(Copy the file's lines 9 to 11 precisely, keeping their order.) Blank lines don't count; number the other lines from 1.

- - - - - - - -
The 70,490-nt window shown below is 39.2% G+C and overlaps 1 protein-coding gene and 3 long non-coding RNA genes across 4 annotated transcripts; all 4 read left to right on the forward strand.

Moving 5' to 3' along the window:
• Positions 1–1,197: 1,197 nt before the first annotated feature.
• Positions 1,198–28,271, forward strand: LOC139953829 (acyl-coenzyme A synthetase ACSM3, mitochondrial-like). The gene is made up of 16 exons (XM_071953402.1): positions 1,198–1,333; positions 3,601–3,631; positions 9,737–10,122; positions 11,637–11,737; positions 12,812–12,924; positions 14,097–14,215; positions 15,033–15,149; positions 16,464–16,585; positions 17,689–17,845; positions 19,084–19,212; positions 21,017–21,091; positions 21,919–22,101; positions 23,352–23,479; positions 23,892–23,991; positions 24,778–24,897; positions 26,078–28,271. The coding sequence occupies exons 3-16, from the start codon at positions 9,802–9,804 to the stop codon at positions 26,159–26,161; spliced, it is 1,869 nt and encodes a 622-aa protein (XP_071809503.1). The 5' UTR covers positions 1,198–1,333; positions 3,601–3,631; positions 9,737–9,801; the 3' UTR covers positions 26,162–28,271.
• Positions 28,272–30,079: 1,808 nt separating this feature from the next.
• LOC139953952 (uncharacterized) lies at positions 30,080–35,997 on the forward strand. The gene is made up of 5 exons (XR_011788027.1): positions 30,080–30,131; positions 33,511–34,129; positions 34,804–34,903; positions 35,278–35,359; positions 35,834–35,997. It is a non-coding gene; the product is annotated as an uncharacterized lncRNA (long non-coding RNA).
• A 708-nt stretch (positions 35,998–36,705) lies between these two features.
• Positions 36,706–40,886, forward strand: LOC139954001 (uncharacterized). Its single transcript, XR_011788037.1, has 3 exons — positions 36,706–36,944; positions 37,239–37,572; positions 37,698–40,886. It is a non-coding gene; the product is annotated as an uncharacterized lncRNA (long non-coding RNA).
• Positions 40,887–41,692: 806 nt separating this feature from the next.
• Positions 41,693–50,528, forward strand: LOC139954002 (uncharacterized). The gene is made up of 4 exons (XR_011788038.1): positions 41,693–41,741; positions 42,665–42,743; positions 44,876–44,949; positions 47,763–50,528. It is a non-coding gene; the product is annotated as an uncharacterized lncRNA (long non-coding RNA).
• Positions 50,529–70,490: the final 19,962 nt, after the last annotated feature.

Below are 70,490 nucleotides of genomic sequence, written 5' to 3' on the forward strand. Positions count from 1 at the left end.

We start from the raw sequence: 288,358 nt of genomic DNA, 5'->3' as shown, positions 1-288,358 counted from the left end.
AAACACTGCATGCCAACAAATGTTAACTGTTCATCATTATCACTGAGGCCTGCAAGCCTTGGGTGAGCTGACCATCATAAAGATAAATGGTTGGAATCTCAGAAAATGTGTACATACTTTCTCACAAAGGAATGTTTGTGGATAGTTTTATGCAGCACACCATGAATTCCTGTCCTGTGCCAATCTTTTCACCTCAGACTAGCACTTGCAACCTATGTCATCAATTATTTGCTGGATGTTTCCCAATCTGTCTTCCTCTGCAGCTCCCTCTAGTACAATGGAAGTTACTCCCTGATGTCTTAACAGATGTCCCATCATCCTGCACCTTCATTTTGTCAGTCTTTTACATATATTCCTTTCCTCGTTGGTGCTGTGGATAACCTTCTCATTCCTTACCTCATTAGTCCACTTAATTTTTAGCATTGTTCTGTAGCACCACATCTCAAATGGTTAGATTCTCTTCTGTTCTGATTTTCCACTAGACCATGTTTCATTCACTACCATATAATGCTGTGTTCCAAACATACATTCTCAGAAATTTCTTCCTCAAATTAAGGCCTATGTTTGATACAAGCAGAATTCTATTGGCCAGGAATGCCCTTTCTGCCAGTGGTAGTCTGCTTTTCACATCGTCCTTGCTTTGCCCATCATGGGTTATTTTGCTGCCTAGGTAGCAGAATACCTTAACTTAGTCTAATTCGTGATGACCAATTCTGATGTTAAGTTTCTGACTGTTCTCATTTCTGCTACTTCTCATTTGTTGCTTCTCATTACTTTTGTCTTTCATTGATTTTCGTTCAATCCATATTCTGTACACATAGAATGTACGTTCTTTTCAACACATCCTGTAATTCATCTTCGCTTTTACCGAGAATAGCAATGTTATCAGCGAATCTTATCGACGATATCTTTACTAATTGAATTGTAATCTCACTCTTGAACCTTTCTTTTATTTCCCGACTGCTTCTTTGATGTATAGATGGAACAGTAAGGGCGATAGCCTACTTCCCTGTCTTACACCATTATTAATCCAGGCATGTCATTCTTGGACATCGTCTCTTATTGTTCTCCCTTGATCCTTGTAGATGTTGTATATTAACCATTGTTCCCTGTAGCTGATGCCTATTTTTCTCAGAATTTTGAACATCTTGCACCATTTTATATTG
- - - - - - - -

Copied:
• Positions 40,887–41,692: 806 nt separating this feature from the next.
• Positions 41,693–50,528, forward strand: LOC139954002 (uncharacterized). The gene is made up of 4 exons (XR_011788038.1): positions 41,693–41,741; positions 42,665–42,743; positions 44,876–44,949; positions 47,763–50,528. It is a non-coding gene; the product is annotated as an uncharacterized lncRNA (long non-coding RNA).
• Positions 50,529–70,490: the final 19,962 nt, after the last annotated feature.